## Call Option Payoff Graph

Call Option Basics

A long call is one of the easiest option trades and a great place for beginners to start their learning journey. A call option is a contract between a buyer and seller. The contract will be for the right to purchase a certain stock at a certain price up until a certain date (called the expiration date).

What this means is that up until the contract expires, the buyer of a call has the right to purchase the stock at the agreed price.

Call Option Payoff Graph

Understanding payoff graphs (or diagrams as they are sometimes referred as) is absolutely essential for option traders. A payoff graph will show the option position’s total profit or loss (Y-axis) depending on the underlying price (x-axis). Here is an example:

What we are looking at here is the payoff graph for a long call option strategy. In this example, the trader has bought a 20 strike call for \$2 per contract (or \$200 for a standard option contract representing 100 shares). The premium of \$200 is the most the trade can lose. That occurs at an underlying stock price of \$20 and below. Above the strike price of 20, the line slopes upward as the payoff rises in proportion with the stock price.

The lines crosses into profit at a certain point when the stock price rises above the breakeven point. The breakeven point is simply the strike price plus the premium paid. In this case it would be:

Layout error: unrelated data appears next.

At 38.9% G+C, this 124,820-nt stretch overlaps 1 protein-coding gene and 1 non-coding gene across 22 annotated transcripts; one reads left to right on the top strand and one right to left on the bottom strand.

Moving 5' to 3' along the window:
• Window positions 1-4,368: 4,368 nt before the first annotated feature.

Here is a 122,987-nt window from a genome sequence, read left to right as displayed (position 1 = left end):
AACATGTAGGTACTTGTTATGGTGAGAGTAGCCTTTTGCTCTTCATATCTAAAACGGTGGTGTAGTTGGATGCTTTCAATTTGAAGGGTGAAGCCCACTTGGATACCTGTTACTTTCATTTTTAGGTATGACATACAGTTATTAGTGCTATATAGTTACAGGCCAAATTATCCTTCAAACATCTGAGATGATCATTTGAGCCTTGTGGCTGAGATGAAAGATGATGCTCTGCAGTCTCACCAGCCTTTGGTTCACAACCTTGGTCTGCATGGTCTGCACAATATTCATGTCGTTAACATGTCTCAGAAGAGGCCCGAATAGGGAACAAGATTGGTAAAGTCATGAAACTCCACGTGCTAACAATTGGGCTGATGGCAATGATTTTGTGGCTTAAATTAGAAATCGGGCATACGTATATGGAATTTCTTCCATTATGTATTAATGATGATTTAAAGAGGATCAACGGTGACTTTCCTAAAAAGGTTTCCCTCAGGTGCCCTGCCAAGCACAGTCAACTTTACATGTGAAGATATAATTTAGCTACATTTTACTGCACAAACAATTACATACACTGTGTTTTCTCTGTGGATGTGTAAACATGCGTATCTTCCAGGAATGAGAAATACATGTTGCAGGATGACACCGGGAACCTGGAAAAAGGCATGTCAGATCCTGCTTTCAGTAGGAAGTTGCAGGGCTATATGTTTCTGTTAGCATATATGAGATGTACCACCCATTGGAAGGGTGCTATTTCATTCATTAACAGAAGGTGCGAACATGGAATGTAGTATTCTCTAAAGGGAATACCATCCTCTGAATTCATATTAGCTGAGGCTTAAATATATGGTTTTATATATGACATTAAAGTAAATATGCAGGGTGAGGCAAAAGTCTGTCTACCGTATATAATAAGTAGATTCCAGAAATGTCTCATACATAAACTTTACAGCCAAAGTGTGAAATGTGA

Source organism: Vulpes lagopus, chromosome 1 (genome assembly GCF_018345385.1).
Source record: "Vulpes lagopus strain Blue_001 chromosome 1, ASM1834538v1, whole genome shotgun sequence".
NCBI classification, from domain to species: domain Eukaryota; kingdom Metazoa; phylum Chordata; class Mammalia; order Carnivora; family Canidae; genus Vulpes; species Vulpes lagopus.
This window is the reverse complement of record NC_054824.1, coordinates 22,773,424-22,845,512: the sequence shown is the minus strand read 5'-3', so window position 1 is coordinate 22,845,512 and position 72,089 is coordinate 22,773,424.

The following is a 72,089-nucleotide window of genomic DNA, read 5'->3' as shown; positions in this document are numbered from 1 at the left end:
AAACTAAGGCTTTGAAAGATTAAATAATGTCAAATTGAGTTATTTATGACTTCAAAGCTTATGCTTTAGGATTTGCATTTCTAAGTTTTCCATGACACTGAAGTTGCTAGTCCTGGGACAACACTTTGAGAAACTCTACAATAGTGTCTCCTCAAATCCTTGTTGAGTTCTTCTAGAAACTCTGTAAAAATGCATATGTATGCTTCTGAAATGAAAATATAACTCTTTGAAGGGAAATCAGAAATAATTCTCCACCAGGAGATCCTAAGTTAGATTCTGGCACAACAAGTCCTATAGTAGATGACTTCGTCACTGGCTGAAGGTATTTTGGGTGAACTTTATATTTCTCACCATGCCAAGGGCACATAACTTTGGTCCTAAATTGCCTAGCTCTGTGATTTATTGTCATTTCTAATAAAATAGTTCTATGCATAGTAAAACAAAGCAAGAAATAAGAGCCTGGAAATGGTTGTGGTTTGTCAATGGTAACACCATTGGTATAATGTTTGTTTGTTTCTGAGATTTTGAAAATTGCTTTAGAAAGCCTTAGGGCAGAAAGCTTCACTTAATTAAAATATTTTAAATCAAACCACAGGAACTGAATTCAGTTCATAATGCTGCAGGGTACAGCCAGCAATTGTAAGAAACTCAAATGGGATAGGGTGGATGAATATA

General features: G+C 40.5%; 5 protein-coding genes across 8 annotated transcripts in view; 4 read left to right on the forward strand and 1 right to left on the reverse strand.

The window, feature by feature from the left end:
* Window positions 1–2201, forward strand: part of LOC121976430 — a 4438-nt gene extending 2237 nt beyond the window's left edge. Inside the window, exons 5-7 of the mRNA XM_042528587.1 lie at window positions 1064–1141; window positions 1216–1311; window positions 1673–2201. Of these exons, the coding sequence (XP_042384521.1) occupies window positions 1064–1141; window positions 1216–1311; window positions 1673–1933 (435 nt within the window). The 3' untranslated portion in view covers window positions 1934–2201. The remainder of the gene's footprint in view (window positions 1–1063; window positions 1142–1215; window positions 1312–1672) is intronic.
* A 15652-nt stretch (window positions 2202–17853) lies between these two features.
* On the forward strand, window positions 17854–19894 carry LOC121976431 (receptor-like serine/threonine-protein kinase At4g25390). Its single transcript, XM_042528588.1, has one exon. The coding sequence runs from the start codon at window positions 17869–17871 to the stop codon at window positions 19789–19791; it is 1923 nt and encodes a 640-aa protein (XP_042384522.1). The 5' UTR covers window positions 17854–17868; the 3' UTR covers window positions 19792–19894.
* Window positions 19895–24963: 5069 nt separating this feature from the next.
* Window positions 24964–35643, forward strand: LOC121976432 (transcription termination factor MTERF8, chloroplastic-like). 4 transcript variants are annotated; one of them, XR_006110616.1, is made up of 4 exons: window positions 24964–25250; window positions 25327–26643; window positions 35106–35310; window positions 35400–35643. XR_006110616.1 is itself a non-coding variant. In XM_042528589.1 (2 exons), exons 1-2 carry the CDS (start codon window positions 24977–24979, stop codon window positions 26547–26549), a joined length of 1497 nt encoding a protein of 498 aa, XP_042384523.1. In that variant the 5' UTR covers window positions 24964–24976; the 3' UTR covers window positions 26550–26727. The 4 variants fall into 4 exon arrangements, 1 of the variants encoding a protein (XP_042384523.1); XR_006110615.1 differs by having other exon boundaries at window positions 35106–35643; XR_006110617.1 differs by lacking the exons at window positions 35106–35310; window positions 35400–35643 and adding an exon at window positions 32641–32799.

If the premium paid had been slightly higher at \$2.20, then the breakeven price would be \$22.20

Different Scenarios At Expiration

Four different scenarios can occur at expiration for a long call trade.

1. The underlying stock price is below the strike price.

If the underlying stock price is below the strike price at expiration, the call option will expire worthless. The loss for the trade will be equal to the premium paid and no more. In our example, this would be \$2 per contract, or \$200 in total. Think about it this way, if the stock is trading at \$18 at expiry, it makes no sense to exercise the option to buy the stock at \$20.

If you’re still having trouble or want to learn more about these concepts, you can check out this 12,000 word ...

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